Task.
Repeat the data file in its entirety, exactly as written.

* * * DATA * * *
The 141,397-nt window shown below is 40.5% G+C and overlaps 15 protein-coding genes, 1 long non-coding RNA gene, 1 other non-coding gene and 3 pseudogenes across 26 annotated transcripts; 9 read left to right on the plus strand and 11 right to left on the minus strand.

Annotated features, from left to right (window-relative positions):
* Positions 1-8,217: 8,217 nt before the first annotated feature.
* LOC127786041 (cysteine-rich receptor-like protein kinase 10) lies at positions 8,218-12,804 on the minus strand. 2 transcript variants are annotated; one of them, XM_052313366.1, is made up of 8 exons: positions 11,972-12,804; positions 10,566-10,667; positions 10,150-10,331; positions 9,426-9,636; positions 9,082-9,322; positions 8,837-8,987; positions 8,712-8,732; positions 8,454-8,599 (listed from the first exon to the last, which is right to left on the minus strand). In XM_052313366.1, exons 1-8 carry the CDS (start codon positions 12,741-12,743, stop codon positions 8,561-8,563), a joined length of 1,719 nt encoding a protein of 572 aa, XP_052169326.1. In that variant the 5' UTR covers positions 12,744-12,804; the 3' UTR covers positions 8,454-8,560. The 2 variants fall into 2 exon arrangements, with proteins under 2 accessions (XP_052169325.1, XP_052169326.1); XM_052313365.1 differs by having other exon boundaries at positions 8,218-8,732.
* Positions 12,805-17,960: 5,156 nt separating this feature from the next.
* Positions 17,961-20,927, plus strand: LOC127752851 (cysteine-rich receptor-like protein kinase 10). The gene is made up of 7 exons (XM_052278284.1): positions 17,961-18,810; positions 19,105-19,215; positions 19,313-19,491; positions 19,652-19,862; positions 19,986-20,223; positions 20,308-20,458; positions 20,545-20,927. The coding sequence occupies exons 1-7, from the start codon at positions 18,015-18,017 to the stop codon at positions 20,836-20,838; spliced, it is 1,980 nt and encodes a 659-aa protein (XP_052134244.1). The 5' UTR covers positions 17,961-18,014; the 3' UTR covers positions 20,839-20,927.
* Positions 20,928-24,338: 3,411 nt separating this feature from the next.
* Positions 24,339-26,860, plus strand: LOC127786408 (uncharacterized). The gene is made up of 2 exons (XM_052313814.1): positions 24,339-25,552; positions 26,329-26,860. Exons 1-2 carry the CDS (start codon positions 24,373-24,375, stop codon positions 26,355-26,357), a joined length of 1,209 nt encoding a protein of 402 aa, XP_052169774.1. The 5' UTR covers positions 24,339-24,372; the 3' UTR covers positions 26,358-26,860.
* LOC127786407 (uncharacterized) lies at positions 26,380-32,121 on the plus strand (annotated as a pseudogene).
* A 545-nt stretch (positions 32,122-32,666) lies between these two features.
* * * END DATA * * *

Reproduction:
The 141,397-nt window shown below is 40.5% G+C and overlaps 15 protein-coding genes, 1 long non-coding RNA gene, 1 other non-coding gene and 3 pseudogenes across 26 annotated transcripts; 9 read left to right on the plus strand and 11 right to left on the minus strand.

Annotated features, from left to right (window-relative positions):
* Positions 1-8,217: 8,217 nt before the first annotated feature.
* LOC127786041 (cysteine-rich receptor-like protein kinase 10) lies at positions 8,218-12,804 on the minus strand. 2 transcript variants are annotated; one of them, XM_052313366.1, is made up of 8 exons: positions 11,972-12,804; positions 10,566-10,667; positions 10,150-10,331; positions 9,426-9,636; positions 9,082-9,322; positions 8,837-8,987; positions 8,712-8,732; positions 8,454-8,599 (listed from the first exon to the last, which is right to left on the minus strand). In XM_052313366.1, exons 1-8 carry the CDS (start codon positions 12,741-12,743, stop codon positions 8,561-8,563), a joined length of 1,719 nt encoding a protein of 572 aa, XP_052169326.1. In that variant the 5' UTR covers positions 12,744-12,804; the 3' UTR covers positions 8,454-8,560. The 2 variants fall into 2 exon arrangements, with proteins under 2 accessions (XP_052169325.1, XP_052169326.1); XM_052313365.1 differs by having other exon boundaries at positions 8,218-8,732.
* Positions 12,805-17,960: 5,156 nt separating this feature from the next.
* Positions 17,961-20,927, plus strand: LOC127752851 (cysteine-rich receptor-like protein kinase 10). The gene is made up of 7 exons (XM_052278284.1): positions 17,961-18,810; positions 19,105-19,215; positions 19,313-19,491; positions 19,652-19,862; positions 19,986-20,223; positions 20,308-20,458; positions 20,545-20,927. The coding sequence occupies exons 1-7, from the start codon at positions 18,015-18,017 to the stop codon at positions 20,836-20,838; spliced, it is 1,980 nt and encodes a 659-aa protein (XP_052134244.1). The 5' UTR covers positions 17,961-18,014; the 3' UTR covers positions 20,839-20,927.
* Positions 20,928-24,338: 3,411 nt separating this feature from the next.
* Positions 24,339-26,860, plus strand: LOC127786408 (uncharacterized). The gene is made up of 2 exons (XM_052313814.1): positions 24,339-25,552; positions 26,329-26,860. Exons 1-2 carry the CDS (start codon positions 24,373-24,375, stop codon positions 26,355-26,357), a joined length of 1,209 nt encoding a protein of 402 aa, XP_052169774.1. The 5' UTR covers positions 24,339-24,372; the 3' UTR covers positions 26,358-26,860.
* LOC127786407 (uncharacterized) lies at positions 26,380-32,121 on the plus strand (annotated as a pseudogene).
* A 545-nt stretch (positions 32,122-32,666) lies between these two features.